He saw how lost, and curious I looked, and so he walked in my direction. I had gotten into that atrium for I was famished, but I ended up finding nourishments that were not on the menu. One could listen to the dignified silence in that random cubicle on the threshing floor of a Nepalese restaurant in Vienna. It was a chilly day, but those men ignored the feeling of having cold extremities, for they were exceedingly devoted to warming the world with philosophies of love.
While the other monks, in some trance, were drawing sand mandalas on a large board, I found myself flying beyond the colors and I must hardly have hidden in my gaze what I was experiencing inside. He spoke in a calm voice, nearly whispering. …
In Budapest, you can feel the pressure of a dictatorial, nationalist regime, who tries to alter the past to its own benefit.
But there are activists who don’t give up on keeping alive the respect for the victims of the history of a country who seems to have forgotten its legacy.
We stayed at a friends’ place, a couple who has been working in the city for a year. They are both Portuguese, working at a multinational firm with some compatriots, and have a sponsored trip home once a month.
The place where they live seems straight out of a classic Italian movie set. As we go through a worn-out wooden gate, a huge terrace circled by imponent balconies with plants on the eaves, give it a sublime touch that, from the outside, make it look like the entrance to an old house. …
The Miljacka river, crossing the capital of Bosnia-Herzegovina, runs independently of what it witnesses. The low, blurred water, where hundreds of crows bathe, has seen the history of humanity take many turns on its shores.
We woke up in Sarajevo. The basement turned improvised accommodation is located in the old part of town. We woke up with the Muslim calling for the morning prayer. There are mosques all over the city — more than one hundred, we would come to know.
We woke up in Sarajevo and the biggest question on my mind was how to start writing about this place. …
28th September 2067
I am writing you because it’s already late, I don’t know what is awaiting me, or what I have left, and I feel there are things I would like you to know, things I don’t want you to repeat with the inconsequent recklessness of the young age of an imprudent kid who thinks he has all the time left.
When I was a kid, I was fascinated by the elder.
I would lose myself in the wisdom that time had carved on their skin, in the years that their fixed eyes saw pass in front of them each time they told a story. …
Back in 2012, I remember being in Galicia, with water up to my knees, speaking with someone to whom I wished very well. We were agitating the water with our feet — the waters of the Galician sea are clear and let us see our bodies’ reflection. We argued about the theories of the end of the world that so many people preached.
It’s curious how, every once in a while, the human being has a huge need to announce an end.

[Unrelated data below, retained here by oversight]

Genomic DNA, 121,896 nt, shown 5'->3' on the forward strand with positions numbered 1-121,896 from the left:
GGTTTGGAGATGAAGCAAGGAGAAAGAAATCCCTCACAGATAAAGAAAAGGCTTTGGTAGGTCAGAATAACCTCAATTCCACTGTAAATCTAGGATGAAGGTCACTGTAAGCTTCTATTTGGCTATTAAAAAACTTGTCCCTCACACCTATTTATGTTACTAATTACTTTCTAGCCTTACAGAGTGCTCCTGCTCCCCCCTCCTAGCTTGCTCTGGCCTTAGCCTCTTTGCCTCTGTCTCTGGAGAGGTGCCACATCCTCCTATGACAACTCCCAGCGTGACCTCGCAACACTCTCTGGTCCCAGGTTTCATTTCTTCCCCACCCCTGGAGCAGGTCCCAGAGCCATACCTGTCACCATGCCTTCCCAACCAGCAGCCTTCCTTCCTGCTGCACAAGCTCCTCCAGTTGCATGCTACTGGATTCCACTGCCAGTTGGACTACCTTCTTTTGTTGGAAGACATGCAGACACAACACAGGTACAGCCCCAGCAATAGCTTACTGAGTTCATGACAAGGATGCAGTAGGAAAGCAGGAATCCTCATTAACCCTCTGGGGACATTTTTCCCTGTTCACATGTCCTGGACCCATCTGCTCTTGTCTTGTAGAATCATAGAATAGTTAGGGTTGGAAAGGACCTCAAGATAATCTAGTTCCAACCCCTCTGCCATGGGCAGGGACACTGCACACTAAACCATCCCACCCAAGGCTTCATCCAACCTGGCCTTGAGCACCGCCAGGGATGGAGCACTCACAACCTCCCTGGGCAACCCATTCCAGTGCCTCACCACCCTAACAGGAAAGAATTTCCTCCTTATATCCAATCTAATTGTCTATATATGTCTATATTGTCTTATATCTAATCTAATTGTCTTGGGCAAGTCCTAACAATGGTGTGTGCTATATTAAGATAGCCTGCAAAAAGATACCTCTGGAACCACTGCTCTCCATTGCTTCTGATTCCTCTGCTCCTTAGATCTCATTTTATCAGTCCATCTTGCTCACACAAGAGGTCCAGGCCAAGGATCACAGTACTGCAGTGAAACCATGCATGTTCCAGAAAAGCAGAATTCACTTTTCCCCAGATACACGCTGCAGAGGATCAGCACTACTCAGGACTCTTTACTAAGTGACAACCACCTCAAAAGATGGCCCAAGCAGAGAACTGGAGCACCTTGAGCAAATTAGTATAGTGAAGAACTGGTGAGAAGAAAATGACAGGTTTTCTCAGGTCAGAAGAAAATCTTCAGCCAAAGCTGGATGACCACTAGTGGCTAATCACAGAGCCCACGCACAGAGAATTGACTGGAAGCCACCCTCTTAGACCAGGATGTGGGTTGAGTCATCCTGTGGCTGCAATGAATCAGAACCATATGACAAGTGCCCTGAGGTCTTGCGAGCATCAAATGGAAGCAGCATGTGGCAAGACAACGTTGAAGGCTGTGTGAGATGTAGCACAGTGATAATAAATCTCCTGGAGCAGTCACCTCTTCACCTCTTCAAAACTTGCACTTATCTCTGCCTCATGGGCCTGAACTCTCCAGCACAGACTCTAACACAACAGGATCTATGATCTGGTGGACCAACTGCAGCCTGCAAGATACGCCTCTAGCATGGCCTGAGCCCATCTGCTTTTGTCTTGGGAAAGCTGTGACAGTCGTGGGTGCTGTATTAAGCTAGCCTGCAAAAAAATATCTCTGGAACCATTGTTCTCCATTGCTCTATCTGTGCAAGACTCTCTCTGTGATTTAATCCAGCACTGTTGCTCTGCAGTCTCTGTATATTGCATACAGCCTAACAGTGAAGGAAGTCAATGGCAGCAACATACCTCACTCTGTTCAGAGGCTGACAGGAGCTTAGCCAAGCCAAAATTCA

On a book from one of the loves of my life, “Death with Interruptions” by José Saramago, he raises the huge question of what is, after all, the essence of life made of, if not of the existence of death. …
Of all that is past, you were the only fragment of time that deleted me from history.
Deleting a message I didn’t like doesn’t mean I forgot I read it, and it doesn’t make me believe it hurts less, either. But I respect it, like I try to respect everything I don’t understand.
I grew up with an immense heat inside me. It starts in the chest and I feel it spread through each vein, emerging in each pore. It’s a heat that isn’t always comfortable — it burns at times, suffocates. I always want to live everything as if I can’t stop to breathe, or to absorb all the particles of fresh air that each new experience brings. …
Today I met a 60-something lady who never fell in love. She’s married, has kids, and is one of those people full of light, that hug you just by looking at you.
When she was a teenager, her parents arranged her marriage, no one ever cared about her opinion, as expected in arranged marriages.
I had never crossed paths with anyone whose emotional freedom had been taken, let alone as a child. I was paralyzed.
Of course, we are all aware that there were (and there still are, in many parts of the world), girls that are forced to get married with men they didn’t choose. …
I’ve always had a lot of headaches, since I was a kid. Later came the migraines with everything else that comes with it. At the age of 17, during national exams season of my 2ndyear of high school, the characteristics of my pain changed to the point I couldn’t sleep. I even had an episode during which I couldn’t see for a few seconds, things that I later understood were caused by panic attacks. It was more than clear that I should go to the doctor.
Appointment scheduled in the S. João Hospital, my mom and I went together by train from Resende to Porto, cool and calm — I remember that I didn’t even bring my wallet with me. The plan was to go the hospital, then have a walk downtown where I would, as usual, buy the ticket to Paredes de Coura Festival, and there we would happily back to Resende. …